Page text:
Without the daily structure of school, it’s common for kids to stay up later and not sleep long enough to make up for it.
After a while, the lack of sleep can begin to affect their mood, health and ability to learn. It may seem nice to allow your child to wake up later during the summer, but try to stick to the same bedtime routine they have throughout the rest of the year. This will cause their bodies to become accustomed to a sleep schedule. If they wake up later than normal a few times a week, they can become groggy and jet-lag like, making it hard for their bodies to feel tired at its normal bedtime.
Even though bedtimes tend to be later in the summer, as parents, try to still keep them as consistent as possible. For instance, if your child has an 8 p.m. bedtime during the school year, allow them to stay up until 9 p.m. during the summer. The consistence of timing is powerful because the internal clock works best under routine.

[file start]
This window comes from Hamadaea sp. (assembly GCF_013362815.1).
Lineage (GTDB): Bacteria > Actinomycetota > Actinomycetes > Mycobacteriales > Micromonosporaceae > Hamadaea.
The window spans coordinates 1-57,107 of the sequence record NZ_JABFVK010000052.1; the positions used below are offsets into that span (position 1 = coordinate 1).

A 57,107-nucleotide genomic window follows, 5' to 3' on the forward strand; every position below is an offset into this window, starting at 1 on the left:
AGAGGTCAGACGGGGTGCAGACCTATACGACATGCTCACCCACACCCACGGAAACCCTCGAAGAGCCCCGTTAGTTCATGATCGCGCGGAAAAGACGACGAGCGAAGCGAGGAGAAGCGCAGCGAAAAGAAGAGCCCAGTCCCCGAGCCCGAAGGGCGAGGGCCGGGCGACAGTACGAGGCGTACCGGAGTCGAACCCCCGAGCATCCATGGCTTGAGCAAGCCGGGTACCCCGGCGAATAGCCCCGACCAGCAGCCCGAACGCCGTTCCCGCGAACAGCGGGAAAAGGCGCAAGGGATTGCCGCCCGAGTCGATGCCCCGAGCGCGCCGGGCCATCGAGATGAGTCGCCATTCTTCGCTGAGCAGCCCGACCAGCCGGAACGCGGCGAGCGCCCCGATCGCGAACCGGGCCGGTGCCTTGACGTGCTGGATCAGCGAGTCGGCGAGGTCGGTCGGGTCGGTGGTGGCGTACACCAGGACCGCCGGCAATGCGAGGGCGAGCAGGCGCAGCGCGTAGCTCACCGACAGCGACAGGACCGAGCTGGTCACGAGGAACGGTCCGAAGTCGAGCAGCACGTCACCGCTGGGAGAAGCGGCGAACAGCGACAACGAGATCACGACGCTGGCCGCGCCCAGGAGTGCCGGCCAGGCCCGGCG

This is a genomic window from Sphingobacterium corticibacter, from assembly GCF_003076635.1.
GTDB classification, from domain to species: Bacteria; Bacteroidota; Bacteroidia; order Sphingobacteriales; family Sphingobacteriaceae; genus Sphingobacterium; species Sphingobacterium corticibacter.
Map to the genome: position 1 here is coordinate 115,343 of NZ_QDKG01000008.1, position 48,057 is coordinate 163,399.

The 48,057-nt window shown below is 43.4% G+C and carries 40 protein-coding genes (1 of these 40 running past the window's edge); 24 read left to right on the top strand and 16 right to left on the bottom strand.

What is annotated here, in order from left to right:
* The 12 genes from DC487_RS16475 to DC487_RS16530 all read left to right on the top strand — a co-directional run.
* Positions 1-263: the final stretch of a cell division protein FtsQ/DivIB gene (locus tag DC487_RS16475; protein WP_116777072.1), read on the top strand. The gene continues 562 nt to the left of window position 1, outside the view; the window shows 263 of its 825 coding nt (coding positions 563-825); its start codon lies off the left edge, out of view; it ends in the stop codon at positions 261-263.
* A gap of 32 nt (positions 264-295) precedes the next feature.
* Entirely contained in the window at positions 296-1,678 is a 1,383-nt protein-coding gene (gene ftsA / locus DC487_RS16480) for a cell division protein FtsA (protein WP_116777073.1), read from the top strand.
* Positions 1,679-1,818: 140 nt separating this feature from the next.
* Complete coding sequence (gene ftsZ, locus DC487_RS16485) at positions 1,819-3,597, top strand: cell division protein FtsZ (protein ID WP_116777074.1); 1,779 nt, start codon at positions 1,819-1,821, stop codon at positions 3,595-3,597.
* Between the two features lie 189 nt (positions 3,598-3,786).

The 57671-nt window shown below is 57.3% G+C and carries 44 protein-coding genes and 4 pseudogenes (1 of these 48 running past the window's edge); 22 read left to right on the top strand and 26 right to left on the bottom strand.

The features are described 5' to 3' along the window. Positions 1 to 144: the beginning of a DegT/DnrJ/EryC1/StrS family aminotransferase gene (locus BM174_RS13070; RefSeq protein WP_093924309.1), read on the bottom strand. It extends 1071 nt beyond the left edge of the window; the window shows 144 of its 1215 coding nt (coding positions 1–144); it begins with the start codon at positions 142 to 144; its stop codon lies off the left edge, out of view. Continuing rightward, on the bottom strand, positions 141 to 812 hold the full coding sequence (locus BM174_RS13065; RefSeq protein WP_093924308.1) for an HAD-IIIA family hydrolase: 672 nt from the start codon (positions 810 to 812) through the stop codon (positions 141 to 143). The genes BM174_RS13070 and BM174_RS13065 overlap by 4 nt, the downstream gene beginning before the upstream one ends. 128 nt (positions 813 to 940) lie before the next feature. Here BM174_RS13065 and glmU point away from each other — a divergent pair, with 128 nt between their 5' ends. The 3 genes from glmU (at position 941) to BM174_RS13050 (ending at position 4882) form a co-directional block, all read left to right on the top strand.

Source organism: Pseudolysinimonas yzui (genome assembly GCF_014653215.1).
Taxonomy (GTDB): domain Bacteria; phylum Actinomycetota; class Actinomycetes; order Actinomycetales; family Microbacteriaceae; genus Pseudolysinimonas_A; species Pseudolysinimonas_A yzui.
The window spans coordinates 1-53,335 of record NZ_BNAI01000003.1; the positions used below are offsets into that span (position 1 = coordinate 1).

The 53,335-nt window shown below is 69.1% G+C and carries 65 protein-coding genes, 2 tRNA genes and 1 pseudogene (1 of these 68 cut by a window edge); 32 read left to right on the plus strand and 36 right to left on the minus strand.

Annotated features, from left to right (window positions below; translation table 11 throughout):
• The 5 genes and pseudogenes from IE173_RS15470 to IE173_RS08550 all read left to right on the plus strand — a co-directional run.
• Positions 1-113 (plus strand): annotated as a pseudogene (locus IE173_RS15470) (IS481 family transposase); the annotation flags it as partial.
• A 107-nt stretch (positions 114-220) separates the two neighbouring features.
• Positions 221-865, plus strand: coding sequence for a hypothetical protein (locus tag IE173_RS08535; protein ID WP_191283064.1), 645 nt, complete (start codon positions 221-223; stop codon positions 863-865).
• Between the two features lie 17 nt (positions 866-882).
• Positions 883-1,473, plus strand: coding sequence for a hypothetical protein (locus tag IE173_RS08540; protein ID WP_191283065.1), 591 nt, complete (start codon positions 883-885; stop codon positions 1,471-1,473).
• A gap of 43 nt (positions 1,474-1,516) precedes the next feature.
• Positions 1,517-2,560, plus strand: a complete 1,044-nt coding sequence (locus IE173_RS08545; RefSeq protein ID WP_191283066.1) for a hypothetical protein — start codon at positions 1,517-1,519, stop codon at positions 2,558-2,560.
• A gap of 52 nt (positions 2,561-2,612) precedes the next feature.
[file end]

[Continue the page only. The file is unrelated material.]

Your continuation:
Studies have shown that elementary-aged children that have a regular bedtime performed better in math, spatial stills and reading. On the other hand, kids whose bedtimes were inconsistent, were more likely to have behavior and mood issues.
To help guide your child back to a regular sleep schedule at the beginning of the school year, it’s important to start changing sleep patterns at least 10-14 days before school. Start by incorporating the earlier bedtime slowly, by putting 15-20 minutes each night toward bedtime with a familiar routine. Additionally, keep regular bedtime and wake-up times on weekends. Without the proper amount of sleep, kids have difficulty focusing and more emotional sensitivity, which can lead to more problems down the road. Sleep guidelines recommend that preschool-age students get 10-13 hours of sleep each night, school age children 9-11 hours and adolescents 8-10 hours.